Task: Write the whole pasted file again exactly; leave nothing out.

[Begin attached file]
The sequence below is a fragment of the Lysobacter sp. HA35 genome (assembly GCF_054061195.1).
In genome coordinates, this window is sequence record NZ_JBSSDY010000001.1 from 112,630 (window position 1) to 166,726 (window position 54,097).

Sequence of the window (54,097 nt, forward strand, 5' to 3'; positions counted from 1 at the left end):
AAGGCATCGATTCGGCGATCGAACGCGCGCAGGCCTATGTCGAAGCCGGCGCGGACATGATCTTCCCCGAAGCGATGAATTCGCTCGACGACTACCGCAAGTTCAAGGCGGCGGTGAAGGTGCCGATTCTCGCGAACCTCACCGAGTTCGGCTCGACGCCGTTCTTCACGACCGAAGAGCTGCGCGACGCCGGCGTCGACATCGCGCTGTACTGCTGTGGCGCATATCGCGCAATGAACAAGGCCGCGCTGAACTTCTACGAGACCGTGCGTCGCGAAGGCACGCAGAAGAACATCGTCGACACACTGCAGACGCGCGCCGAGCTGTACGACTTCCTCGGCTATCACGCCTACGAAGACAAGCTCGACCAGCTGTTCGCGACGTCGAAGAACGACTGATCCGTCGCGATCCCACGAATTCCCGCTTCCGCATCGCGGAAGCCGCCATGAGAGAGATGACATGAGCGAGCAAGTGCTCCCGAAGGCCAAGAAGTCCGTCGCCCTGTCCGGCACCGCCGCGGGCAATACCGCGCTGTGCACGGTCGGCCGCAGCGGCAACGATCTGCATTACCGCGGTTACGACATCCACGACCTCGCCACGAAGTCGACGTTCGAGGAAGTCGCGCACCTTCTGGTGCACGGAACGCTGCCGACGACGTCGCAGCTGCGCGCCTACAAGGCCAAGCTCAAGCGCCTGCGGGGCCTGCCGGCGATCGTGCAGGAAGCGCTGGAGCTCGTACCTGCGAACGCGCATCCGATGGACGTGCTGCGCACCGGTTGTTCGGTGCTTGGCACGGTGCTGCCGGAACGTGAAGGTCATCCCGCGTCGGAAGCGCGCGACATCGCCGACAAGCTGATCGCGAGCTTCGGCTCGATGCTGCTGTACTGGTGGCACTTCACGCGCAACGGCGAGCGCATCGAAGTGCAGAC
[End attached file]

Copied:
The sequence below is a fragment of the Lysobacter sp. HA35 genome (assembly GCF_054061195.1).
In genome coordinates, this window is sequence record NZ_JBSSDY010000001.1 from 112,630 (window position 1) to 166,726 (window position 54,097).

Sequence of the window (54,097 nt, forward strand, 5' to 3'; positions counted from 1 at the left end):
AAGGCATCGATTCGGCGATCGAACGCGCGCAGGCCTATGTCGAAGCCGGCGCGGACATGATCTTCCCCGAAGCGATGAATTCGCTCGACGACTACCGCAAGTTCAAGGCGGCGGTGAAGGTGCCGATTCTCGCGAACCTCACCGAGTTCGGCTCGACGCCGTTCTTCACGACCGAAGAGCTGCGCGACGCCGGCGTCGACATCGCGCTGTACTGCTGTGGCGCATATCGCGCAATGAACAAGGCCGCGCTGAACTTCTACGAGACCGTGCGTCGCGAAGGCACGCAGAAGAACATCGTCGACACACTGCAGACGCGCGCCGAGCTGTACGACTTCCTCGGCTATCACGCCTACGAAGACAAGCTCGACCAGCTGTTCGCGACGTCGAAGAACGACTGATCCGTCGCGATCCCACGAATTCCCGCTTCCGCATCGCGGAAGCCGCCATGAGAGAGATGACATGAGCGAGCAAGTGCTCCCGAAGGCCAAGAAGTCCGTCGCCCTGTCCGGCACCGCCGCGGGCAATACCGCGCTGTGCACGGTCGGCCGCAGCGGCAACGATCTGCATTACCGCGGTTACGACATCCACGACCTCGCCACGAAGTCGACGTTCGAGGAAGTCGCGCACCTTCTGGTGCACGGAACGCTGCCGACGACGTCGCAGCTGCGCGCCTACAAGGCCAAGCTCAAGCGCCTGCGGGGCCTGCCGGCGATCGTGCAGGAAGCGCTGGAGCTCGTACCTGCGAACGCGCATCCGATGGACGTGCTGCGCACCGGTTGTTCGGTGCTTGGCACGGTGCTGCCGGAACGTGAAGGTCATCCCGCGTCGGAAGCGCGCGACATCGCCGACAAGCTGATCGCGAGCTTCGGCTCGATGCTGCTGTACTGGTGGCACTTCACGCGCAACGGCGAGCGCATCGAAGTGCAGAC